Bitcoin is the world’s first virtual digital currency underpinned by a completely decentralized blockchain technology also known as the Distributed Ledger Technology (DLT). Bitcoin was first created in 2009 by an anonymous identity of Satoshi Nakamoto. Bitcoin allows for peer-to-peer transactions and is completely free of any third-party involvement like financial institutions or central banks. The Bitcoin’s blockchain network maintains a history of all the transactions made and facilitates instant funds transfer with minimal transaction fees required to cover the cost of network operation. The total supply of Bitcoin is fixed at 21 million coins and its smallest fractional unit is called as Satoshi. Each Satoshi is a hundred millionth of a Bitcoin which means 100,000,000 Santoshi = 1 BTC. Bitcoins are generated by a process known as ‘mining’ which involves solving of complex mathematical algorithms. The miners involved in the mining process look after the Bitcoin network security and validate each transactions taking place on the network. Bitcoin can be exchanged with other digital currencies or fiat currencies. Bitcoin is used as a means of payment by over 100,000 vendors and merchants.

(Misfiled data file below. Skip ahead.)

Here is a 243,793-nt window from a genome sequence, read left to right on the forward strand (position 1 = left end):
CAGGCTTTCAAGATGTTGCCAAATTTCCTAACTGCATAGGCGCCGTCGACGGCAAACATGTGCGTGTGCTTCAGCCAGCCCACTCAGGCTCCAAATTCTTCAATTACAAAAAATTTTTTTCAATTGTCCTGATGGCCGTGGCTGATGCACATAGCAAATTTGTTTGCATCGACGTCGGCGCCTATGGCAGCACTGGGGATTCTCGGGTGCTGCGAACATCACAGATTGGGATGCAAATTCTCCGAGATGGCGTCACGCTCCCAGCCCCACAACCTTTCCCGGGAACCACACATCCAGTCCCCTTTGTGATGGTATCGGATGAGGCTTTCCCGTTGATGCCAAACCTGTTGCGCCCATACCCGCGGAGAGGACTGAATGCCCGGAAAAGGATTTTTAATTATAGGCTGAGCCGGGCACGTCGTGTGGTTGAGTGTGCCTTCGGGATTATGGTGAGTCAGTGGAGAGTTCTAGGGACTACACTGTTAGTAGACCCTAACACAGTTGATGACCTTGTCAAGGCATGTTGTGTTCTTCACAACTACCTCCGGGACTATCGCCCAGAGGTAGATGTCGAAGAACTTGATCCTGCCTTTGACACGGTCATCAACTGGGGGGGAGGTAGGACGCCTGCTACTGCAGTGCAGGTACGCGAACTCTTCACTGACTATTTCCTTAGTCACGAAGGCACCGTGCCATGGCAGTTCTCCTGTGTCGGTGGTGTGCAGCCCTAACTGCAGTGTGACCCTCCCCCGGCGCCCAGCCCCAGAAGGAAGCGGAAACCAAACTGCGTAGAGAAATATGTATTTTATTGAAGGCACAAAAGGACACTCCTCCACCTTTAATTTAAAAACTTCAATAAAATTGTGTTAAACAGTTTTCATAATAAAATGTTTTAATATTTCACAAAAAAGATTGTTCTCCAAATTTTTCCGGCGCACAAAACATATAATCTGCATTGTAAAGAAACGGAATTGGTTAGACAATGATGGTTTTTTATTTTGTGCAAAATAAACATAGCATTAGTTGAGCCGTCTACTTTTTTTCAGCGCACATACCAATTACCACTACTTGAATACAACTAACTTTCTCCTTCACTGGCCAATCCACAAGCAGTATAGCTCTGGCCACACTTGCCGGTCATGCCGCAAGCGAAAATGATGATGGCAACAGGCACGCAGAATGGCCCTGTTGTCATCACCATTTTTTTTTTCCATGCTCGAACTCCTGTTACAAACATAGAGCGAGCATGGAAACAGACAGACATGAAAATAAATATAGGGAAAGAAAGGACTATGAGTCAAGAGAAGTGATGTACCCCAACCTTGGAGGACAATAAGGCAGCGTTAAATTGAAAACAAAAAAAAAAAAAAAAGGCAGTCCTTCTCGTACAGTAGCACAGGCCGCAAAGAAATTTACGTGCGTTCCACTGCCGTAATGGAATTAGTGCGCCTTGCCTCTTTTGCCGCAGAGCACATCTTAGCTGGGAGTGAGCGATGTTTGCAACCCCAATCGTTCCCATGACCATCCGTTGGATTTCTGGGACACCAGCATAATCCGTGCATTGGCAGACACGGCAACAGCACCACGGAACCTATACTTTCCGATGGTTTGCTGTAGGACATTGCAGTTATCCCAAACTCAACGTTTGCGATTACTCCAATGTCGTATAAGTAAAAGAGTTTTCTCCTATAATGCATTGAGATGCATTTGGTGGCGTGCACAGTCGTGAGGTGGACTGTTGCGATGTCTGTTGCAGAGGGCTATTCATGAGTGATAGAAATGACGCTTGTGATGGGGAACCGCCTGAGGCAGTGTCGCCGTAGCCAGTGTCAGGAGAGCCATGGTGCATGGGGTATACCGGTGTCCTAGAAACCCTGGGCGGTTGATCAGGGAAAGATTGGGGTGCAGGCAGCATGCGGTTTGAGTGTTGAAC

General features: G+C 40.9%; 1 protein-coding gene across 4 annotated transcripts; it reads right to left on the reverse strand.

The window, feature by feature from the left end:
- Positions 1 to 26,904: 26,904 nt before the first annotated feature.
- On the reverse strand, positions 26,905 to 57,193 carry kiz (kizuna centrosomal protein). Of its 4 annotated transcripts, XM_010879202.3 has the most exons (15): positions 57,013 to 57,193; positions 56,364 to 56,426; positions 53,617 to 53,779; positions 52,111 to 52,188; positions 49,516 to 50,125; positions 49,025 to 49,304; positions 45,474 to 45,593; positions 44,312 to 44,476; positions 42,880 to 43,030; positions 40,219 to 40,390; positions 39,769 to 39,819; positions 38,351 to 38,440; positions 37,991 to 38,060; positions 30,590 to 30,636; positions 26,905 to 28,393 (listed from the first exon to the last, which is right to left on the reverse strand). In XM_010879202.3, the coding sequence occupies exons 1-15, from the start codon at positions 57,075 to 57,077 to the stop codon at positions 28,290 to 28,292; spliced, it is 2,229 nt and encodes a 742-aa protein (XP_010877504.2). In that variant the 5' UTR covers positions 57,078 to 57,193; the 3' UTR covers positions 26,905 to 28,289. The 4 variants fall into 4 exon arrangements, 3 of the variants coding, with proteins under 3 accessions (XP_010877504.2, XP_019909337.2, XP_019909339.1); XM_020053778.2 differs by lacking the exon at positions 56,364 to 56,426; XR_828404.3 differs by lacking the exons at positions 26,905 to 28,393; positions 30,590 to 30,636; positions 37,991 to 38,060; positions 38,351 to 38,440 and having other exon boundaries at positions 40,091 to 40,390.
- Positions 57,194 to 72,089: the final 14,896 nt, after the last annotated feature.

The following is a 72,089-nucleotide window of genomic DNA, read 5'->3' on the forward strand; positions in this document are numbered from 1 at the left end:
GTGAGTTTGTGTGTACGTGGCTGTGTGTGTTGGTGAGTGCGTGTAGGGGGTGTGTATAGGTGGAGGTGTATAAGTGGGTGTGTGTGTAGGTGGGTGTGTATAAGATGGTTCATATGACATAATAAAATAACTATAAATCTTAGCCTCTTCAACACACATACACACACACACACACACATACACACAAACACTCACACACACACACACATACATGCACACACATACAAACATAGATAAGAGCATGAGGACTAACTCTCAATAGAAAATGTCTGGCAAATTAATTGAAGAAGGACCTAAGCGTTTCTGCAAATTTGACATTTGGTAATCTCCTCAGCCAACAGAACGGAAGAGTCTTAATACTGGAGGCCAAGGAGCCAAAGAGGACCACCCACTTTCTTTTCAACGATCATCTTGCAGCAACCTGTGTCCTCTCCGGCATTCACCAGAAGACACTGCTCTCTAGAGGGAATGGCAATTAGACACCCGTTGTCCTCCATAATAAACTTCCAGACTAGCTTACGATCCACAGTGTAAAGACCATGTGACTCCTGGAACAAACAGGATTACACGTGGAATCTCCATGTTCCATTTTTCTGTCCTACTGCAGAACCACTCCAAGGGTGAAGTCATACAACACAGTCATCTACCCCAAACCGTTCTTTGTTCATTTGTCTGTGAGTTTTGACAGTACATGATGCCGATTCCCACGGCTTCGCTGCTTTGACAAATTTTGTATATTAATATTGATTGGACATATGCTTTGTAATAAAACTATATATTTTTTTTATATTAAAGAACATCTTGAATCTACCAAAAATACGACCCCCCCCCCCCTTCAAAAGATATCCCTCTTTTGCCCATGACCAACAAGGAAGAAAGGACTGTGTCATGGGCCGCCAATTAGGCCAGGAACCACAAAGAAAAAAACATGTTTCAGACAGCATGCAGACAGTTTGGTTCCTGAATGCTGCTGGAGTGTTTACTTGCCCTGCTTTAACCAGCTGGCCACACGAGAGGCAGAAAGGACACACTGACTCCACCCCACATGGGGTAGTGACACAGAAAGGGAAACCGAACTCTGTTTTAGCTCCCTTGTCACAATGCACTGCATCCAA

Because the blockchain works by verifying transaction history, and this verification process is labor-intensive and slow, only so many transactions can be verified in a certain timespan. So, if you sell your Bitcoin, but the purchase isn’t confirmed by the blockchain network, and the price of the currency changes, the sale won’t process. You'd have to sell your Bitcoin at whatever the new rate is (if you so choose to sell). Also due to the reality of blockchain, as well as for other reasons thus far unidentified, the Coinbase payout system can sometimes be unreliable. There have been reports of extensively delayed payout periods, and bugs sometimes keep the site from running as efficiently as it could or should. A word to the wise: if you are going to invest in and speculate on cryptocurrencies, do so carefully.